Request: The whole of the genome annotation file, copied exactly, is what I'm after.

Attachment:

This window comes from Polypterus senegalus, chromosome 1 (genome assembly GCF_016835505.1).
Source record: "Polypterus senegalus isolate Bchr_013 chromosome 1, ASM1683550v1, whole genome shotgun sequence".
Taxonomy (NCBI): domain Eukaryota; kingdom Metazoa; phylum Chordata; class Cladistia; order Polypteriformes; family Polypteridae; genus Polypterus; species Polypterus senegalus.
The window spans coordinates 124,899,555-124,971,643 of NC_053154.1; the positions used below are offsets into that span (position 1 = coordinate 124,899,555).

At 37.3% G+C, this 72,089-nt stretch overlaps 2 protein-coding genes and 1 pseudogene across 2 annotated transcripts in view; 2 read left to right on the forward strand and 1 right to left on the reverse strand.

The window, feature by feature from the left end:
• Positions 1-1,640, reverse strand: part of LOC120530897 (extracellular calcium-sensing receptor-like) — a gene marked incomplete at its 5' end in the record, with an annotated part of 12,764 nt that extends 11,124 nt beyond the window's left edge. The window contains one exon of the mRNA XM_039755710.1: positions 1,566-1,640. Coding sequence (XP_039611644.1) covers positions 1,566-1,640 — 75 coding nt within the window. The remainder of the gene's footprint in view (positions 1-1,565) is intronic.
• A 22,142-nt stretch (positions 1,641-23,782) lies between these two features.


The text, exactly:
This window comes from Polypterus senegalus, chromosome 1 (genome assembly GCF_016835505.1).
Source record: "Polypterus senegalus isolate Bchr_013 chromosome 1, ASM1683550v1, whole genome shotgun sequence".
Taxonomy (NCBI): domain Eukaryota; kingdom Metazoa; phylum Chordata; class Cladistia; order Polypteriformes; family Polypteridae; genus Polypterus; species Polypterus senegalus.
The window spans coordinates 124,899,555-124,971,643 of NC_053154.1; the positions used below are offsets into that span (position 1 = coordinate 124,899,555).

At 37.3% G+C, this 72,089-nt stretch overlaps 2 protein-coding genes and 1 pseudogene across 2 annotated transcripts in view; 2 read left to right on the forward strand and 1 right to left on the reverse strand.

The window, feature by feature from the left end:
• Positions 1-1,640, reverse strand: part of LOC120530897 (extracellular calcium-sensing receptor-like) — a gene marked incomplete at its 5' end in the record, with an annotated part of 12,764 nt that extends 11,124 nt beyond the window's left edge. The window contains one exon of the mRNA XM_039755710.1: positions 1,566-1,640. Coding sequence (XP_039611644.1) covers positions 1,566-1,640 — 75 coding nt within the window. The remainder of the gene's footprint in view (positions 1-1,565) is intronic.
• A 22,142-nt stretch (positions 1,641-23,782) lies between these two features.